Loiret did you say? It's in the Loire Valley, on the very outskirts of the Ile de France region, between Touraine and Burgundy, with Orléans as its capital. It's 120km of fertile valleys on the Châteaux of the Loire Valley route, a listed UNESCO world heritage site.
And it's even more than that: a hint of Beauce, of Gâtinais, of Puisaye, Berry and Sologne... and Orléans forest in its entirety! An array of diverse landscapes - an escape from monotony!
Let's take a little tour round Loiret, across its seven 'Pays'...
In and around Orléans
Standing over the River Loire, on the spot where it forms a large curve before heading straight ahead towards the Atlantic, Orléans and its conurbation (280,000 inhabitants) stretch from Beauce and Orléans forest to the north, to the edge of Sologne to the south. And it is regularly accessible thanks to two railways stations (Orléans centre and Les Aubrais) and an entire network of trams and buses, to make your travelling easy.
With all due respect to our neighbours from Touraine, Orléans is indeed the capital of the Centre Val de Loire region, even if Orléans and Tours are now more complementary than they are rivals!
This truly dynamic regional centre readily combines creation and tradition in its cultural and festive programmes ('Scène national' theatre, choreographic centre, Loire Festival, Joan of Arc festival, Jazz, etc.).
Within the city walls, Orléans is an approachable town whose fine art of living thrives as much as its gardens do. And it spoils its pedestrians too, over its fine squares, its shopping precincts and streets, the Loire quaysides and its historic quarters. A certified 'Town of Art and History', it can also pride in its fine heritage: Joan of Arc of course, the cathedral, the sumptuous Town Hall (opposite the Hôtel Groslot) – one among a number of fine Renaissance properties, half-timbered houses – revamped in their original colours, a richly adorned Fine Arts Museum and a FRAC (Regional Contemporary Art Collection) focusing on architecture...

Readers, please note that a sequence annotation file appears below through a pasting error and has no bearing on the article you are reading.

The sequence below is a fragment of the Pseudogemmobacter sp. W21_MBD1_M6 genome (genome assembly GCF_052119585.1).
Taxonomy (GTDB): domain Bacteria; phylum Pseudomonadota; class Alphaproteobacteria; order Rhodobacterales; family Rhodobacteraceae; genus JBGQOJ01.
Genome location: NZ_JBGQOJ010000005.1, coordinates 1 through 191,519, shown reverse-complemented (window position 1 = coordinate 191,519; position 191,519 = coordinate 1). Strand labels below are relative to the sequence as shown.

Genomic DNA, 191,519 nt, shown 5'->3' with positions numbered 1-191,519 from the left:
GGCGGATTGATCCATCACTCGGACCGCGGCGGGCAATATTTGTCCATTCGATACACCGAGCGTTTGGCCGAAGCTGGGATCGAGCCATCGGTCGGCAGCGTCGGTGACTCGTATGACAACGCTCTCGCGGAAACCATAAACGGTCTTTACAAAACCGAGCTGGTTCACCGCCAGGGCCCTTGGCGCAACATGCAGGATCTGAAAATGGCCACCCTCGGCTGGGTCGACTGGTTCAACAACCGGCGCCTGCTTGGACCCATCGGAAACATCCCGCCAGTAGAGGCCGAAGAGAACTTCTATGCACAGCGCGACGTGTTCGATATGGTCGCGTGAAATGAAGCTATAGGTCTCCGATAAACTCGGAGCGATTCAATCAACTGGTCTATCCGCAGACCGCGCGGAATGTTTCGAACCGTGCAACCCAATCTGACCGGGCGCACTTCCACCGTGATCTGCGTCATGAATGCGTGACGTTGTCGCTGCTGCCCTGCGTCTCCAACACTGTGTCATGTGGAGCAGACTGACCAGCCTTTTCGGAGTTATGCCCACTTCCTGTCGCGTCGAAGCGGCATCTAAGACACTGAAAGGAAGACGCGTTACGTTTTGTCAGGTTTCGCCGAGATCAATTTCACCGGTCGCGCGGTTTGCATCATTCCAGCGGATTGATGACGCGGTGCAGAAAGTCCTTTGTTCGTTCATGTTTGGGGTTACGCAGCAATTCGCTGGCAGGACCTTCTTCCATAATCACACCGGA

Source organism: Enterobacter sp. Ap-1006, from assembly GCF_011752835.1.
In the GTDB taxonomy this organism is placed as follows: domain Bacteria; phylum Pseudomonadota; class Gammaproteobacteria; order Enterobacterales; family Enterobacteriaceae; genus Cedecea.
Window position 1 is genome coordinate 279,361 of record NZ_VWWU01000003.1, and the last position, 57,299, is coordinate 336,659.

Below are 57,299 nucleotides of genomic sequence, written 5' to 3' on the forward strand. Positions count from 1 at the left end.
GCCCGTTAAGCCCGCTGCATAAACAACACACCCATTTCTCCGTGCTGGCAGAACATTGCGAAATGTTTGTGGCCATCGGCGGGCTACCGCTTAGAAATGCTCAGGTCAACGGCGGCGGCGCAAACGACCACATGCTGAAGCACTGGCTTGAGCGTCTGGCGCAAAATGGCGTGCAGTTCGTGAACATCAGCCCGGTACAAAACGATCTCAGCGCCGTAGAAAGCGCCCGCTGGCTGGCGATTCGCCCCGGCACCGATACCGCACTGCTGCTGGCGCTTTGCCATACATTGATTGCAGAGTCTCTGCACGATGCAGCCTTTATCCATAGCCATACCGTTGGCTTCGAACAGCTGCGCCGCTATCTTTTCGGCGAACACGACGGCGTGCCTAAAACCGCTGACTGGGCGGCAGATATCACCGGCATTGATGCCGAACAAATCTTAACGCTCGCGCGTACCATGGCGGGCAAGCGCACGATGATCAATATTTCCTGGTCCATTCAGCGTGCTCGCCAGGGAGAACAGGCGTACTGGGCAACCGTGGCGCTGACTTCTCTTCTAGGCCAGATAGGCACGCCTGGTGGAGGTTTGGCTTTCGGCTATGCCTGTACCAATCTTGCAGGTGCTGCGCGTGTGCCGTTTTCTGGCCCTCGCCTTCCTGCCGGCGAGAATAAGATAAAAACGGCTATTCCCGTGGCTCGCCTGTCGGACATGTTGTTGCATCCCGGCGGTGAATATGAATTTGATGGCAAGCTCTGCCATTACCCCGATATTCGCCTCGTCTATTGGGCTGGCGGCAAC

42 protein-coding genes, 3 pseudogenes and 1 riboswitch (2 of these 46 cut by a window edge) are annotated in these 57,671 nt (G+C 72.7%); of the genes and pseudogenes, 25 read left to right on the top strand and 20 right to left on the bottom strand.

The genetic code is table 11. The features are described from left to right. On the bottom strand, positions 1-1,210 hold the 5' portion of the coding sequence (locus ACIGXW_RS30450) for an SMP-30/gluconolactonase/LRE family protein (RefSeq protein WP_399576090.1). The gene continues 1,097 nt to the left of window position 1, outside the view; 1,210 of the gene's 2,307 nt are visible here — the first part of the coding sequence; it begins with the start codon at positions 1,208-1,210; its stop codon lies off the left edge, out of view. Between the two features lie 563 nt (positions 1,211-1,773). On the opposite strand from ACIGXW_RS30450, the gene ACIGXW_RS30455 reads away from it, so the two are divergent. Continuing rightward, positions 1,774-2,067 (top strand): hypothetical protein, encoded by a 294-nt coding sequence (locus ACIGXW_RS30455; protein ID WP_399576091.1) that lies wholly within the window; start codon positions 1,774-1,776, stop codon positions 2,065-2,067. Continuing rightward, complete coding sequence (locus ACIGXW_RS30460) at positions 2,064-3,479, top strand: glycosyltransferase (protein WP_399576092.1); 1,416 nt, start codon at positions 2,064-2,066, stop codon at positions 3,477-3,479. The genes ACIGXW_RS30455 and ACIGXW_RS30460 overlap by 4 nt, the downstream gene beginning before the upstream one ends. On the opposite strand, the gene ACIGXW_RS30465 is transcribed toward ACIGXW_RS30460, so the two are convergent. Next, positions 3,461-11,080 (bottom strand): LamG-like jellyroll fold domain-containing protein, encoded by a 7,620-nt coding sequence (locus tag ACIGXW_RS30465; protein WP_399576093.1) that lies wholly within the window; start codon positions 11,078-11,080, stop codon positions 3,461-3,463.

The part of Beauce that is closest to Orléans, referred to as 'little Beauce' stretches westwards to the Loire Valley. The wheat, colza and sunflower fields around Artenay and Patay offer splendid views as far as the eye can see, punctuated here and there by a belfry, a mill, a wind turbine... or an aerial telegraph tower. The Baccon tower, one of the last remaining, enabled coded messages, that could be captured across the plain, to be sent as from the early 19th century: a forerunner to our Internet!
The skies of Beauce are a treat for the eyes. Here, the rising sun is as sumptuous as the sunset, offering a brand new landscape each time: paradise for painters and poets! In the valley, the Beauce water table gives way to some rather peculiar resurgences: the bubbling 'Blue Waters' of Tavers or the Mauves rivers that peacefully meander around and across Meung-sur-Loire, the old millers' town. These small rivers, once exploited by medieval monks, are all excellent destinations for a pleasant walk departing from Meung-Sur-Loire and heading for the Mauves park or the Prés des Culands arboretum.
This area of the Loire Valley, between Orléans and Blois, offers some of its finest sites: in Meung-sur-Loire, the Orléans bishops once took up residence in one of the greatest of the Châteaux of the Loire Valley, whereas Beaugency was once home to Dunois, one of Joan of Arc's faithful companions.
Beauce Gâtinais in Pithiverais
Northern Loiret, between the Forest of Fontainebleau and Orléans Forest, is a peaceful land that discreetly unveils all its charm! The Beauce plateau offers an undulating waltz of wheat, beet, barley and even saffron, punctuated with sudden and verdant hollow valleys.The River Juine is home to surprising watercress beds. The River Oeuf flows towards the Essonne, irrigating the moat of the Château de Chamerolles, before idling its way to the foot of the Pithiviers region. The fortress of Yèvre-le-Châtel, in the heart of one of the 'Most Beautiful Villages of France', looms above the River Rimarde which also flows into the Essonne.
From Pithiviers to Malesherbes, the Essonne valley, partly listed as a 'natural protected area', is pure paradise for hiking enthusiasts, who also appreciate its picturesque villages, manor houses and mills. Make sure you don't leave this area without stopping over in Pithiviers, with its sheltered tree-lined streets and deliciously fondant Pithiviers cake, or spicy gingerbread, another of the town's specialities.
Montargis, the 'Venice of Gâtinais', a well-deserved epithet: no less than 131 bridges and walkways, all excellent excuses for a pleasant stroll over which you will also discover the fishermen's quarter, the tanner's too, the Hôtel Durzy gardens, Rue Dorée... not forgetting, the town's famous pralines! The Montargois area is just like Gâtinais - water is never far away. The three canals – Loing, Briare and Orléans – all converge towards Montargis. The lakes of Cepoy and Châlette, the Cercanceaux ponds, the valleys of the Cléry and the Ouanne are all perfect destinations for a getaway, whether you love sailing, bathing, fishing or hiking!